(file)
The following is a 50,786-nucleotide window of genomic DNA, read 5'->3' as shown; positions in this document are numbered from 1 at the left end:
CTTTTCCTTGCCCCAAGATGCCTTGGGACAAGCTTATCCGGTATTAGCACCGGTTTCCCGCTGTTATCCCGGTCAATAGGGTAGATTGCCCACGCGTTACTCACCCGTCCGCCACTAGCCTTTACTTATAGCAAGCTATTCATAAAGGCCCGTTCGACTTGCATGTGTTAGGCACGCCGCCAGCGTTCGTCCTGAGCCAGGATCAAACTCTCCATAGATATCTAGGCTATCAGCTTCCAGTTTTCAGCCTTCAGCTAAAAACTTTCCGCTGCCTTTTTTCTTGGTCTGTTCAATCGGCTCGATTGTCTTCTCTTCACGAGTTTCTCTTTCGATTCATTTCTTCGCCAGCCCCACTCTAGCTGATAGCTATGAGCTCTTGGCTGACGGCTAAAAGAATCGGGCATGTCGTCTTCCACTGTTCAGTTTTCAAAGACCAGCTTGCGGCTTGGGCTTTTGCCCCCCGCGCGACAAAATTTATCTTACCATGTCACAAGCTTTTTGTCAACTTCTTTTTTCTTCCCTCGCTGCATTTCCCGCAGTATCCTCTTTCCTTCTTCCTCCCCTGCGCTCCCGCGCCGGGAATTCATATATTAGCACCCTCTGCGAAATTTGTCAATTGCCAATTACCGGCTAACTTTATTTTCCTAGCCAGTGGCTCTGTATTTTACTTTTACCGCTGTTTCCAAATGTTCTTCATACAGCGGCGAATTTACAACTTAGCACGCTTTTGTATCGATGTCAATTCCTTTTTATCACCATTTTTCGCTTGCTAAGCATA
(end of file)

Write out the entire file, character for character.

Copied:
The following is a 50,786-nucleotide window of genomic DNA, read 5'->3' as shown; positions in this document are numbered from 1 at the left end:
CTTTTCCTTGCCCCAAGATGCCTTGGGACAAGCTTATCCGGTATTAGCACCGGTTTCCCGCTGTTATCCCGGTCAATAGGGTAGATTGCCCACGCGTTACTCACCCGTCCGCCACTAGCCTTTACTTATAGCAAGCTATTCATAAAGGCCCGTTCGACTTGCATGTGTTAGGCACGCCGCCAGCGTTCGTCCTGAGCCAGGATCAAACTCTCCATAGATATCTAGGCTATCAGCTTCCAGTTTTCAGCCTTCAGCTAAAAACTTTCCGCTGCCTTTTTTCTTGGTCTGTTCAATCGGCTCGATTGTCTTCTCTTCACGAGTTTCTCTTTCGATTCATTTCTTCGCCAGCCCCACTCTAGCTGATAGCTATGAGCTCTTGGCTGACGGCTAAAAGAATCGGGCATGTCGTCTTCCACTGTTCAGTTTTCAAAGACCAGCTTGCGGCTTGGGCTTTTGCCCCCCGCGCGACAAAATTTATCTTACCATGTCACAAGCTTTTTGTCAACTTCTTTTTTCTTCCCTCGCTGCATTTCCCGCAGTATCCTCTTTCCTTCTTCCTCCCCTGCGCTCCCGCGCCGGGAATTCATATATTAGCACCCTCTGCGAAATTTGTCAATTGCCAATTACCGGCTAACTTTATTTTCCTAGCCAGTGGCTCTGTATTTTACTTTTACCGCTGTTTCCAAATGTTCTTCATACAGCGGCGAATTTACAACTTAGCACGCTTTTGTATCGATGTCAATTCCTTTTTATCACCATTTTTCGCTTGCTAAGCATA